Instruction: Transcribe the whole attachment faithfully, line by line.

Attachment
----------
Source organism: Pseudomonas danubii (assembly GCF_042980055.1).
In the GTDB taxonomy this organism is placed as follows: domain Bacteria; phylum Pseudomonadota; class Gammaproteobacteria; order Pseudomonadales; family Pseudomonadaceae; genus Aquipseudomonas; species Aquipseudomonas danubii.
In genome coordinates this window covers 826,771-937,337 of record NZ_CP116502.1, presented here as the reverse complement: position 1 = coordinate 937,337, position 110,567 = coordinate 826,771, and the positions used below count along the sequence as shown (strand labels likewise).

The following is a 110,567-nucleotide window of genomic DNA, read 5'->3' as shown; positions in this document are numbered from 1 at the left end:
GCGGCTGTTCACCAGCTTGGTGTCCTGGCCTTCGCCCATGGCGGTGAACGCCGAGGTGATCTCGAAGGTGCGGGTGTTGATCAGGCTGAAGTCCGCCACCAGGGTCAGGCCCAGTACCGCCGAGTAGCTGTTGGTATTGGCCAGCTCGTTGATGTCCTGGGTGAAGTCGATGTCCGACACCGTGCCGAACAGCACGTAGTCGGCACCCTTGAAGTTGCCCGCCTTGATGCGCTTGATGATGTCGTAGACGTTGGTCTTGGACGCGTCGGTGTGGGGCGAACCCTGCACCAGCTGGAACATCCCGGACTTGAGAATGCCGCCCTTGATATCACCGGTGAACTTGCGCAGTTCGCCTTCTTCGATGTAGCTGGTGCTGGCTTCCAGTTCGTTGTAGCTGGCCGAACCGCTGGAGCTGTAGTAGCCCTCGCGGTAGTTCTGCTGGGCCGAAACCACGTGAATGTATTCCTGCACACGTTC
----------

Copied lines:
Source organism: Pseudomonas danubii (assembly GCF_042980055.1).
In the GTDB taxonomy this organism is placed as follows: domain Bacteria; phylum Pseudomonadota; class Gammaproteobacteria; order Pseudomonadales; family Pseudomonadaceae; genus Aquipseudomonas; species Aquipseudomonas danubii.
In genome coordinates this window covers 826,771-937,337 of record NZ_CP116502.1, presented here as the reverse complement: position 1 = coordinate 937,337, position 110,567 = coordinate 826,771, and the positions used below count along the sequence as shown (strand labels likewise).

The following is a 110,567-nucleotide window of genomic DNA, read 5'->3' as shown; positions in this document are numbered from 1 at the left end:
GCGGCTGTTCACCAGCTTGGTGTCCTGGCCTTCGCCCATGGCGGTGAACGCCGAGGTGATCTCGAAGGTGCGGGTGTTGATCAGGCTGAAGTCCGCCACCAGGGTCAGGCCCAGTACCGCCGAGTAGCTGTTGGTATTGGCCAGCTCGTTGATGTCCTGGGTGAAGTCGATGTCCGACACCGTGCCGAACAGCACGTAGTCGGCACCCTTGAAGTTGCCCGCCTTGATGCGCTTGATGATGTCGTAGACGTTGGTCTTGGACGCGTCGGTGTGGGGCGAACCCTGCACCAGCTGGAACATCCCGGACTTGAGAATGCCGCCCTTGATATCACCGGTGAACTTGCGCAGTTCGCCTTCTTCGATGTAGCTGGTGCTGGCTTCCAGTTCGTTGTAGCTGGCCGAACCGCTGGAGCTGTAGTAGCCCTCGCGGTAGTTCTGCTGGGCCGAAACCACGTGAATGTATTCCTGCACACGTTC